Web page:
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Meditation is Not Escapism

Meditation face

Sometimes while ending my meditation at the beach I will slowly begin to open my eyes only to find that there is nothing there. The mind has temporarily forgotten its labels and “sand”, “ocean”, and “sky”, are, for the moment, without description. Free from the bounds of conceptual reification, consciousness just sits with itself. The “I” that thought it was going to sit down and do some meditation is now reduced to a momentary experience of being-ness.

Soon the material constructs begin to build once again. The mind, drawing lines around the infinite, starts to bring shape to the shapeless, and before long the walls of time and space are firmly fixed. Fixed enough for a “bird” to “fly” through the “sky”.

I am reminded that this is a great illusion; a beautiful one, and sometimes a sad one, but an illusion through and through. The invitation is to meditate, to pass through the veil so much so that the illusion and truth are no longer separate. The dreamer and the dreamed are seen as one.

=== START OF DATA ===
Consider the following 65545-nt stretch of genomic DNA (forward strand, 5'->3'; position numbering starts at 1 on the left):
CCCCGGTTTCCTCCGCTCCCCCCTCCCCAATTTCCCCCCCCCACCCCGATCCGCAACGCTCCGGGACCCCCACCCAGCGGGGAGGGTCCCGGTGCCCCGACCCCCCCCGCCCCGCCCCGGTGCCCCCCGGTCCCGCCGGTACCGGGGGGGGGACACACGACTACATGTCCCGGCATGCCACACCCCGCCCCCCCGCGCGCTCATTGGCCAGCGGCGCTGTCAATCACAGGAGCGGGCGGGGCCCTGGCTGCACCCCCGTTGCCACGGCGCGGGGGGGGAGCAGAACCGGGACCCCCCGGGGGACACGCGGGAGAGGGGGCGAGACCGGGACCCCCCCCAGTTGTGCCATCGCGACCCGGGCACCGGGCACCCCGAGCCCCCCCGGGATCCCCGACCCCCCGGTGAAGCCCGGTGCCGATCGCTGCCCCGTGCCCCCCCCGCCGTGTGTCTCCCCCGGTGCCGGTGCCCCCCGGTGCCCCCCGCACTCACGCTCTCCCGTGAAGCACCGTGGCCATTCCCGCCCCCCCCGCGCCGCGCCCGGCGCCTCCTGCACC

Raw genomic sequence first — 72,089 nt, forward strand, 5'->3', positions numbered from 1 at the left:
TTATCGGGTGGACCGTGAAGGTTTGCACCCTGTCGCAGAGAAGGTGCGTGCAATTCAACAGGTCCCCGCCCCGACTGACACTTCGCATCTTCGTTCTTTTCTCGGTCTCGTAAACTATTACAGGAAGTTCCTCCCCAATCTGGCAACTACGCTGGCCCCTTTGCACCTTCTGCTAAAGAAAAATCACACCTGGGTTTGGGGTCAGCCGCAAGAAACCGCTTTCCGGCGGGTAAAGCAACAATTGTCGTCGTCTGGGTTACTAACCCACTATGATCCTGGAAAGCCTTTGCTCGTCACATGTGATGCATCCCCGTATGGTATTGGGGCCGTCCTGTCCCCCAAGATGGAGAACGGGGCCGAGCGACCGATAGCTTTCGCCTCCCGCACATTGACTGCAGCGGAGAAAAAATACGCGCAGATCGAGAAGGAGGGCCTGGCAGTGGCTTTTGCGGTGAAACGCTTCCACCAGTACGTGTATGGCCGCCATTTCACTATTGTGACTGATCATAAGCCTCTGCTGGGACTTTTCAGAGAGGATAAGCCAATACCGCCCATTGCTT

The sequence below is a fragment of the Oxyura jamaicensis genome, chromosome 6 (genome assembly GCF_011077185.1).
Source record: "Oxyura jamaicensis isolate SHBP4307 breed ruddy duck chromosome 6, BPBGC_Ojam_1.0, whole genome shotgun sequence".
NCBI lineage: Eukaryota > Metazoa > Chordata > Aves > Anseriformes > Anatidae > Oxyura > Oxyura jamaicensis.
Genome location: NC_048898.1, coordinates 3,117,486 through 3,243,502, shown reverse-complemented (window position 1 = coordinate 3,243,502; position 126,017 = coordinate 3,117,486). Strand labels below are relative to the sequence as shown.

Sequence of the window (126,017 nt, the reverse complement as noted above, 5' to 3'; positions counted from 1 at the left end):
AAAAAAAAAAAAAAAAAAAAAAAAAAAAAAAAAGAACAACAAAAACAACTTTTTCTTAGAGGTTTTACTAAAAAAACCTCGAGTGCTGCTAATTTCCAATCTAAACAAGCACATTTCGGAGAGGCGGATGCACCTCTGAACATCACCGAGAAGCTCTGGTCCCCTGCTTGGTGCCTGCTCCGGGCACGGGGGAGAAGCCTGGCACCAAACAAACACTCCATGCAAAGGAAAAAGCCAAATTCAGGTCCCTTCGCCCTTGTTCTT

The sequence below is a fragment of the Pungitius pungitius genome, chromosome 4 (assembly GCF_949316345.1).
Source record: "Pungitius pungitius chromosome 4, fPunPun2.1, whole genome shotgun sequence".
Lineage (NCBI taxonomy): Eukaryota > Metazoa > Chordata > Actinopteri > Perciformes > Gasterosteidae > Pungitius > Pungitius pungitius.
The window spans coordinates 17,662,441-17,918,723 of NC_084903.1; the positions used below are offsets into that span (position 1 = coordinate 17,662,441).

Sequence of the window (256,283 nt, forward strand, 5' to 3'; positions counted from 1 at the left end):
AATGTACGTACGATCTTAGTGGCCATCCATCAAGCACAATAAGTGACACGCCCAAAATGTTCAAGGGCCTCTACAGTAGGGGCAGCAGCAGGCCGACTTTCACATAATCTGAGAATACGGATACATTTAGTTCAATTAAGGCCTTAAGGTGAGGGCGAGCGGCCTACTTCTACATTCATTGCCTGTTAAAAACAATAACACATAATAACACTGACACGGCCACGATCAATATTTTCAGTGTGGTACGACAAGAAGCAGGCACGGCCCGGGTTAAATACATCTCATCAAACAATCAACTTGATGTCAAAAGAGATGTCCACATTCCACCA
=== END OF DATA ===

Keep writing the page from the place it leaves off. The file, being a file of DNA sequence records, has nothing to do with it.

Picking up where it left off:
Meditation is not escapism, as some think. It is realism. Our beliefs and concepts are, by their very nature, false. They are temporary, and not one of them can be universally agreed upon. Outside the confines of beliefs and concepts, reality awaits.

Here, beyond uniqueness and individualism, we can all touch the universal. Since this space is free of boundaries and opposition, love is here in its full measure. We can come to meditation for all sorts of reasons, yet I always find love and happiness to be the central call in all our pursuits. Love and happiness are frequently hidden from our view by imprisoned imaginary objects that are supposed to release contentment when acquired. Of course, it is not the object ripe with love but the perceiver, our very selves that are innately brimming over.

It is quite counter-intuitive to find this love and happiness already at our door, without threshold or effort, and free of objectification. As counter-intuitive as it is, this does not mean difficult. All we must do to acquire freedom and enter into our fullness is to decide not to be ruled by our mental constructs, the self-imposed divisions, categories, and dualism. Instead, we must give into the heart, give into intuition, give into being.

On this journey we may meet many interesting people and discover many fascinating things, but not one of them can be as illuminating as the moment we let go of the path, let go of the journey altogether and decide once and for all to discover ourselves.

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